12 May Cristinacce Apartments / Orma Architettura
Cristinacce Apartments / Orma Architettura
Text description provided by the architects. The project at hand is the rebuilding and reorganisation of a ruin in the small village of Cristinacce, Corsica, to create three city-owned apartments. The project follows three axes:
Firstly, there is a social aspect to it as not only it is city-owned, but the typologies are different to respond to the diversity of situations within Corsican villages. Secondly, you find an environmental angle as it is a now pressing matter for the whole island. This building is dimmed “low-carbon”, which makes it the first of its kind in Corsica. Finally, the architectural aspect of the project, of course, lies in the form of a contemporary construction that fits the needs of modern life but in the midst of old, traditional fabric, ever-present in our small villages.
There is an act of resistance to the approach of building three social dwellings in a small village as it aims also at fighting against the depopulation inland. Offering high-quality dwellings for lower a population with a lower income is even greater.
The project is characterised by a structure and a surface mainly wooden-made, thus really setting the building in our times. There was also the purpose of further integrating the modern volumes and shape, considering the material unity and sobriety of the façades. Furthermore, the architecture of the building allows us to create wide openings, necessary to meet the environmental standards as well as framing the views on the mountains afar.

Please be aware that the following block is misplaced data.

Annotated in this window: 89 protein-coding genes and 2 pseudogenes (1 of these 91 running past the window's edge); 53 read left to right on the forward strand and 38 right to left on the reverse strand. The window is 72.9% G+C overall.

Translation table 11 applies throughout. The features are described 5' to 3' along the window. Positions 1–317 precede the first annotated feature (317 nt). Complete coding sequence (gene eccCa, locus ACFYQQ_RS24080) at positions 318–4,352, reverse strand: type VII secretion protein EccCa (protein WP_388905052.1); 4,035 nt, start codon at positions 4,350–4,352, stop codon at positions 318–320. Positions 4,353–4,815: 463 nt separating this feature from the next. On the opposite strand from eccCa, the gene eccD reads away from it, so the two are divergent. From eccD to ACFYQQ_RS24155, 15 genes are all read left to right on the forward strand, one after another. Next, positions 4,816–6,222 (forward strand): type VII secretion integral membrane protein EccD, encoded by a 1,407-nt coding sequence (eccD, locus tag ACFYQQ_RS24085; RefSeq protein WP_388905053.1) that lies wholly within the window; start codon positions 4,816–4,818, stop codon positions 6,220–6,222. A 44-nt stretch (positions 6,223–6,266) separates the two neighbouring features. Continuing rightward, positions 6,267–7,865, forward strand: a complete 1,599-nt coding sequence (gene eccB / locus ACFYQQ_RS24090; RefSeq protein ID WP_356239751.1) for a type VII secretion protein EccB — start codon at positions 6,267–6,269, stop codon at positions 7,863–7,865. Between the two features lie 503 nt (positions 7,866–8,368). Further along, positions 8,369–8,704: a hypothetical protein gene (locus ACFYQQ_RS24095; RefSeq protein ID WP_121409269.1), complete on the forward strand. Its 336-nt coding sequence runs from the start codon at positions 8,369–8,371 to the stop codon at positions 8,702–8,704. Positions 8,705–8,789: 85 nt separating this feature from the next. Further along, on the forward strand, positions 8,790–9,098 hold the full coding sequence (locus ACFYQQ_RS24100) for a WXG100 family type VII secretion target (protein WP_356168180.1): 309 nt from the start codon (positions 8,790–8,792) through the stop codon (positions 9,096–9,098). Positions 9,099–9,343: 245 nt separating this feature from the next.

Advocating the merits of a wood channel, industry, in Corsica could no longer be necessary as it is a material that you don’t only find in abundance across the island, but it also is a wood of the highest quality. Nevertheless, we still wanted to champion the local craftsmanship and point out the fact that despite wood being in plenty, difficulties in building with such a simple material can still arise because of the lack of drying units in Corsica. Indeed, the majority of the wood being used has to be dried and transformed, either on the mainland or in Italy.
The project is looking into providing immediate answers to the issues at hand. In order to do this, the building methods we have looked into had to be precise and to integrate the fact that the wood we would use would not reach the required 13% humidity rate, as is normally the case in all traditional wooden structures. Doing so, we avoided shipping the wood on the mainland, lowering the carbon footprint of the project at the same time.
Hence, in being very demanding with regard to the whole process, we wanted to ensure that the project would be exemplary in all aspects. This project is socially and environmentally sound, promoting endemic resources (the wood used in Laricio pine tree) and participate to repopulate the inland parts of Corsica.